Life at Home in the Twenty-First Century: 32 Families Open Their Doors - Book Review

Life at Home in the Twenty-First Century: 32 Families Open Their Doors - Book Review

I just finished an absolutely fascinating book! I'd repeatedly heard this study and statistics from it referenced in many different places, so I finally got it for myself to see what it was about. 


It reads like a coffee-table book-- lots of intriguing images with a relatively small amount of text-- and is the result of an academic study performed in LA during the years 2001-2005. Three professors of Anthropology and a photographer set out to document, in unprecedented detail and scientific accuracy, the contents of 32 Los Angeles-area homes. They studied the "material world of modern American families at home" and "links between behavior and material culture." They wanted to know: What material possessions are present? How do people feel about and interact with their belongings? How do they display, store, and use their stuff?

Thirty-two "typical" families were selected from the Los Angeles, CA area. The families varied in socioeconomic status and income, but all families in the study consisted of two working parents with multiple children, at least one of whom was between the ages of 7 & 12. They did extensive interviews, took tens of thousands of photographs, and sought to count and categorize every visible item in the home. They spent a week with each family where they documented, every ten minutes, what each family member was doing, where in the house they were, and what material items they were using.

So what did they find out? So many fascinating things!

Material Saturation: Mountains of Possessions

Modern day America is the "most material rich society in global history."

The introduction states: "Thousands of artifacts fill the modern American house, from furniture pieces to small and moveable objects such as documents and clothing. Individual objects as well as the assemblages as a whole relay information about the choices and desires of family members who make purchases and decide what to keep and use. The images in this volume show that a spotlight on the material world can generate important insights regarding twenty-first century acquisition preferences, taste, intensity of consumerism, organization, tolerance for clutter, housecleaning habits, and parents' indulgence of children's demands for playthings."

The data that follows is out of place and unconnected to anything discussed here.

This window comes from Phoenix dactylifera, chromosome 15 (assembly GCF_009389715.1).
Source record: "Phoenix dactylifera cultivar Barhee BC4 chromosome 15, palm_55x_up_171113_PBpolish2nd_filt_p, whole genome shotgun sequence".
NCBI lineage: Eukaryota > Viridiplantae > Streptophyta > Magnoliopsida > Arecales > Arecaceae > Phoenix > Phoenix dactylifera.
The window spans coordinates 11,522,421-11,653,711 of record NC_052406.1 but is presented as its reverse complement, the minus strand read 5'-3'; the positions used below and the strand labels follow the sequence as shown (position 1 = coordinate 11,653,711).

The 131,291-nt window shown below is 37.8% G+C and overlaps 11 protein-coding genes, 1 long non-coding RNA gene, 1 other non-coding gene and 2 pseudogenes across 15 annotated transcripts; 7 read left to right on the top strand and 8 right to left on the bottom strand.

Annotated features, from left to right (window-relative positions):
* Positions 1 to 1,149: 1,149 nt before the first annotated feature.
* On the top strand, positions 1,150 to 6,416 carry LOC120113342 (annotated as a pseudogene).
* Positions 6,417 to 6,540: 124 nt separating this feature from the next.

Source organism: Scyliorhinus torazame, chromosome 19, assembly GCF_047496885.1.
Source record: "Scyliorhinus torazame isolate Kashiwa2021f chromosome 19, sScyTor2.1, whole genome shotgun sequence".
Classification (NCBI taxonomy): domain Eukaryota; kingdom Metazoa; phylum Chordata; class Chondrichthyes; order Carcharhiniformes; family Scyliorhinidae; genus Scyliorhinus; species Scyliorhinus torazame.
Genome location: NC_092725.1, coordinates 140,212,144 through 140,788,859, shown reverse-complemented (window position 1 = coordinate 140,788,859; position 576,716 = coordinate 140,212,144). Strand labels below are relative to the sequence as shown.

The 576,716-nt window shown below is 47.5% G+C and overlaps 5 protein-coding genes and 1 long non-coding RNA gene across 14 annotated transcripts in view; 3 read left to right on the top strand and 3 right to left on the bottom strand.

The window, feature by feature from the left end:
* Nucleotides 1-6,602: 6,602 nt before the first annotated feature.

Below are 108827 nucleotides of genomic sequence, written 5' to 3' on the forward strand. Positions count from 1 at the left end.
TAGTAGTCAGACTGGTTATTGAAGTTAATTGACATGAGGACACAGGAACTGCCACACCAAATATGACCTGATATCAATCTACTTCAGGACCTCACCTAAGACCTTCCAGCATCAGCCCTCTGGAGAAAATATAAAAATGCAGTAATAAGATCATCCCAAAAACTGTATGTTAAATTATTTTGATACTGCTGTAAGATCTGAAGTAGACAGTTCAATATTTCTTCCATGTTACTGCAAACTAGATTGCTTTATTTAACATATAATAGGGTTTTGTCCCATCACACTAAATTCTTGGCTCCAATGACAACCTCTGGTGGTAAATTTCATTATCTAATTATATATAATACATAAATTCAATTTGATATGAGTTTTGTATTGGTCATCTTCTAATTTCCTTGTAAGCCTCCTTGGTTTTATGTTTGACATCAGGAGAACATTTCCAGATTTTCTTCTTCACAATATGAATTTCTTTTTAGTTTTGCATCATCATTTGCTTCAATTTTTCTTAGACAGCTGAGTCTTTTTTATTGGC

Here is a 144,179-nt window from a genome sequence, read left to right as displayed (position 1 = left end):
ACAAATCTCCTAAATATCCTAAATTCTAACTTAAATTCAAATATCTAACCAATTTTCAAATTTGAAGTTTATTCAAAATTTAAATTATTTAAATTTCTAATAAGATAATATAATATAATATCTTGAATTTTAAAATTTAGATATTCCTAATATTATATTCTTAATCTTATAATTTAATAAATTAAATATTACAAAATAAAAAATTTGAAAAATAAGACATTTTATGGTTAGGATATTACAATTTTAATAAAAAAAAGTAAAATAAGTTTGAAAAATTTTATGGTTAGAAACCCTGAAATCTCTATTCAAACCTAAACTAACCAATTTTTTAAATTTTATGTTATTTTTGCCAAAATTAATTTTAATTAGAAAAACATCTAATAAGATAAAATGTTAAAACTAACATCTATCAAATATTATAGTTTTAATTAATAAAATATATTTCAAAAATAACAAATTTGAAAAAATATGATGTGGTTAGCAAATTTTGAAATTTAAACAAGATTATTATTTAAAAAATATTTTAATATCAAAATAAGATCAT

The researchers set out to count every visible object in every room, and while this was a staggaring task, it's alarming to think that they didn't even get to all of the stuff stashed in boxes, drawers, and backs of closets. One of the things I would be most interested to learn counts on is clothing, but that isn't something they even attempted to count, deeming it "impossible" because of how much was hidden away and unreachable. Just think about that. 

"The United States has 3.1 percent of the world's children, yet U.S. families annually purchase more than 40 percent of the total toys consumed globally." "Middle-class families purchase mountains of toys, clothes, and other goods marketed for children, much of which accumulates in crowded bedrooms with floor surfaces that rarely see the light of day. Parents' own words speak to the stress that comes with not having the time to attend to the material aftermath of kids' activities." "Many find their accumulated possessions exhausting to contemplate, organize, and clean. The visual busyness of hoards of objects can affect basic enjoyment of the home." It is notable that women spoke more often of feeling stressed about clutter than men. "The typical refrigerator front panel is host to a mean of 52 objects, which consume up to 90 percent of the surface space." "Cars have been banished from 75% of garages to make way for rejected furniture and cascading bins and boxes of mostly forgotten household goods." Even the spaces that were well organized contained high densities of items. 

Do we really want to live this way?